07 June, 2014

Seventy years ago and today : "Angers under bombs"

Il y a soixante dix ans jour pour jour, le 8 juin 1944, Angers se trouvait au milieu d'une vague de bombardements aériens qui firent 360 morts et 7 000 sinistrés, sans compter le millier de maisons détruites ou devenues inhabitables. Une exposition, "Angers sous les bombes" commémore cet événement jusqu'au 22 août.  

Seventy years ago, June 8th 1944 was, for Angers, the middle of a series of four bombardments which started on May 28th and ended in July 17th. The June 8th bombardment was not the most deadly, "only" 28 victims were recorded while the previous killed 254 persons, ten times more, and the following 64. The city council dedicates an exhibition to that event which, under the title "Angers under bombs", reminds the bombardment of the Pentecôte Day. That operation was planned, as the next, for the destruction of the communications ways which could be used by the German army to counter attack the allied forces after the D Day.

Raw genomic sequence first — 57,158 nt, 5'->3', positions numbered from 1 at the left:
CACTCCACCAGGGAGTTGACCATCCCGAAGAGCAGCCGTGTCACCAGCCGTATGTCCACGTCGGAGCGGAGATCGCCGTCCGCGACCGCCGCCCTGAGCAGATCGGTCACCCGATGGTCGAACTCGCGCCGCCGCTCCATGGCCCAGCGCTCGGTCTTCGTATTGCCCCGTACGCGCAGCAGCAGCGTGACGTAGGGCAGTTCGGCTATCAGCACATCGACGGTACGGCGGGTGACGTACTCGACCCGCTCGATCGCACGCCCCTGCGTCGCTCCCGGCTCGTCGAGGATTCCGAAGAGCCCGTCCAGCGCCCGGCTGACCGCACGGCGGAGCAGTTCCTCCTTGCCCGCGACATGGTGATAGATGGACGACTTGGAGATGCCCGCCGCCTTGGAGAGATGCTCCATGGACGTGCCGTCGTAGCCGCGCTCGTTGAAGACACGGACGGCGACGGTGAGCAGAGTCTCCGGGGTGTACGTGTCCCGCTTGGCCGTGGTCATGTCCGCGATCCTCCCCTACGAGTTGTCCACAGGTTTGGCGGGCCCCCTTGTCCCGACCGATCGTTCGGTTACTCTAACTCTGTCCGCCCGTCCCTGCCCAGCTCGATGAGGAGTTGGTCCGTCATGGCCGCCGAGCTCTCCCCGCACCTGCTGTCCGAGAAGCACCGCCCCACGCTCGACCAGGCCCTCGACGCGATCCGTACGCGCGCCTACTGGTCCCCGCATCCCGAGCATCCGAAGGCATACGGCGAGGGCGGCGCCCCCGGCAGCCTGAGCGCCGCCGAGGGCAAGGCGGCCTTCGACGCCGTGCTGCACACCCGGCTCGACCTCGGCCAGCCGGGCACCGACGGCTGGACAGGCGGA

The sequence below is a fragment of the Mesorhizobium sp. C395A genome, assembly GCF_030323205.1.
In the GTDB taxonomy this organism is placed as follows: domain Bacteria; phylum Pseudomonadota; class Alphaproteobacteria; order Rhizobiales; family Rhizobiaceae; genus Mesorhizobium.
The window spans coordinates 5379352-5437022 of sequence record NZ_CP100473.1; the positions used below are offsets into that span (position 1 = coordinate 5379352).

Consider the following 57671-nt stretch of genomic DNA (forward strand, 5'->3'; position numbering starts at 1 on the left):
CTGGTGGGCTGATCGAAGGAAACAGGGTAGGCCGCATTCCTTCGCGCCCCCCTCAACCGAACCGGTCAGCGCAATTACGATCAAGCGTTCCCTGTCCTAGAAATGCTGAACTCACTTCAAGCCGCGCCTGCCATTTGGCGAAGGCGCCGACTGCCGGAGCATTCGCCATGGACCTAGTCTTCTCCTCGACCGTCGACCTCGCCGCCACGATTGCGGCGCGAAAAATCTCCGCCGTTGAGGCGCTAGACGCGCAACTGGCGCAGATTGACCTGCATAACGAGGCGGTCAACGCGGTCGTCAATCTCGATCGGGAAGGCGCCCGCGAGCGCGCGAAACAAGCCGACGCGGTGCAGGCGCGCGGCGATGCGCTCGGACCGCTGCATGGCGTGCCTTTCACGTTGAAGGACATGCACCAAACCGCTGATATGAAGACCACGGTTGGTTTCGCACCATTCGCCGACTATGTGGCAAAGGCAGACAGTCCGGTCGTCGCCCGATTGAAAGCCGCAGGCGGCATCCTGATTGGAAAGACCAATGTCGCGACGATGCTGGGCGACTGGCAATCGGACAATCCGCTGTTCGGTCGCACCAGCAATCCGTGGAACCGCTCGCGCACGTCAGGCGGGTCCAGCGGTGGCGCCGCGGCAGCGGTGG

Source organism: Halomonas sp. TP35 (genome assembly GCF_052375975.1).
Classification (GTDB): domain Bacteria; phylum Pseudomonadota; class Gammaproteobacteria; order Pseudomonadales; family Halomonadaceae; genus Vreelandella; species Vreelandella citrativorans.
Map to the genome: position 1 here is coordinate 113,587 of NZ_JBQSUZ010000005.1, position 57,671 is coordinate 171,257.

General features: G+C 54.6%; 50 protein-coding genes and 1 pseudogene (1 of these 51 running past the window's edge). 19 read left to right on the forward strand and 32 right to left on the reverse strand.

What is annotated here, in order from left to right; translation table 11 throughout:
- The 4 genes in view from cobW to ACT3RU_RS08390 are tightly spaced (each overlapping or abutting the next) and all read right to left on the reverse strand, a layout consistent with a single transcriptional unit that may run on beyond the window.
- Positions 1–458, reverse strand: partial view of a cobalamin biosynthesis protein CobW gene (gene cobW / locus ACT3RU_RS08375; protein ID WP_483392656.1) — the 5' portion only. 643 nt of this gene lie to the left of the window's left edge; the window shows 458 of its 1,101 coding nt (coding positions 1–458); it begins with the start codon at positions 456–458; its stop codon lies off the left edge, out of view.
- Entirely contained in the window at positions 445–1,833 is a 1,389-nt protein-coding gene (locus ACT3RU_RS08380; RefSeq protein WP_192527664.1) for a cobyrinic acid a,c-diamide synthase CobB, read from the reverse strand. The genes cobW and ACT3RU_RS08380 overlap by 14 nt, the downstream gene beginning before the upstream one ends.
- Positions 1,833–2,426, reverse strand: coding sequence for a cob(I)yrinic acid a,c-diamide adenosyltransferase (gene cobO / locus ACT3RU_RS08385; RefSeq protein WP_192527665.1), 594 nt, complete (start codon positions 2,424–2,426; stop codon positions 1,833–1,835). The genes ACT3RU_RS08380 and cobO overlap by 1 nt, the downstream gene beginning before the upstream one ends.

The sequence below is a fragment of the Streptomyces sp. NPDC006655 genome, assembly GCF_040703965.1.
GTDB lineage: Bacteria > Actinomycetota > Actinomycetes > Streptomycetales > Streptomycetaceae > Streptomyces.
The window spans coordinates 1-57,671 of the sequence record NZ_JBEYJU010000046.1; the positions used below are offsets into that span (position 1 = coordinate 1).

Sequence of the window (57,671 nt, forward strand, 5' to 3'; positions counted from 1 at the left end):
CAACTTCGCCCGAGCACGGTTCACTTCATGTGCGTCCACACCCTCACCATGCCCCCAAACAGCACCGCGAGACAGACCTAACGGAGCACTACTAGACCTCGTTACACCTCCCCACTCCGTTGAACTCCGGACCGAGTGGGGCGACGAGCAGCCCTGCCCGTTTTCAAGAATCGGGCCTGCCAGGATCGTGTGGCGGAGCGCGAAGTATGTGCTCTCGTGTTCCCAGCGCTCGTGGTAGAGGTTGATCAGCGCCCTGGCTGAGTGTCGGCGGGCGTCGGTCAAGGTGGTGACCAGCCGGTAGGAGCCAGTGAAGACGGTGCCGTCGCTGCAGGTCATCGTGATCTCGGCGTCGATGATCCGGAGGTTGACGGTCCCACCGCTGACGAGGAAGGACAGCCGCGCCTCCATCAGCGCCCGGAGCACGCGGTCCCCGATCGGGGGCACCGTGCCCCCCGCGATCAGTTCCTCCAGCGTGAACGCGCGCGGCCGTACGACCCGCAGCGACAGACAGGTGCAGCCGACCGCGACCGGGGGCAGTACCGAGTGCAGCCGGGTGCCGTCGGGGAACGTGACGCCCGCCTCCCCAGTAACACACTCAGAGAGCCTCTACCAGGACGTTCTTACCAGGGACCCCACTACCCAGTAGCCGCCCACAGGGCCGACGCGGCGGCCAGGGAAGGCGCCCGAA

Because Angers was a strategic point, 130 planes of the British Royal Air Force dropped for 40 minutes a deluge of bombs over the Saint-Laud district. The Avrillé airfield as well as the Maître-Ecole and Saint-Serge railway stations were taken for aims. The target was achieved : theSaint-Laud railway station was completely destroyed, as well as 800 houses, while 7,000 others were damaged. The June 8th and 17th bombings led the inhabitants to run away because it became more and more difficult for them to get food. But the disaster was not over.

Credit Pictures : Archives départementales de M&L
In August 10th, the third American army was compelled to bomb Angers. But that time, the strikes were much more precise. If the German army had cut the bridges over the Loire river, the little railway bridge of Pruniers was still intact. That way allowed the Americans to cross the river but they met a fierce resistance in Saint-Gemmes-sur-Loire. The Us army also move close to Angers through La Meignanne and Avrillé. So the Germans, caught by the North and the South, took refuge in the castle but the allied forces, under an aerial cover, crossed the Maine. At 5 pm on August 10th 1944, Angers was liberated.

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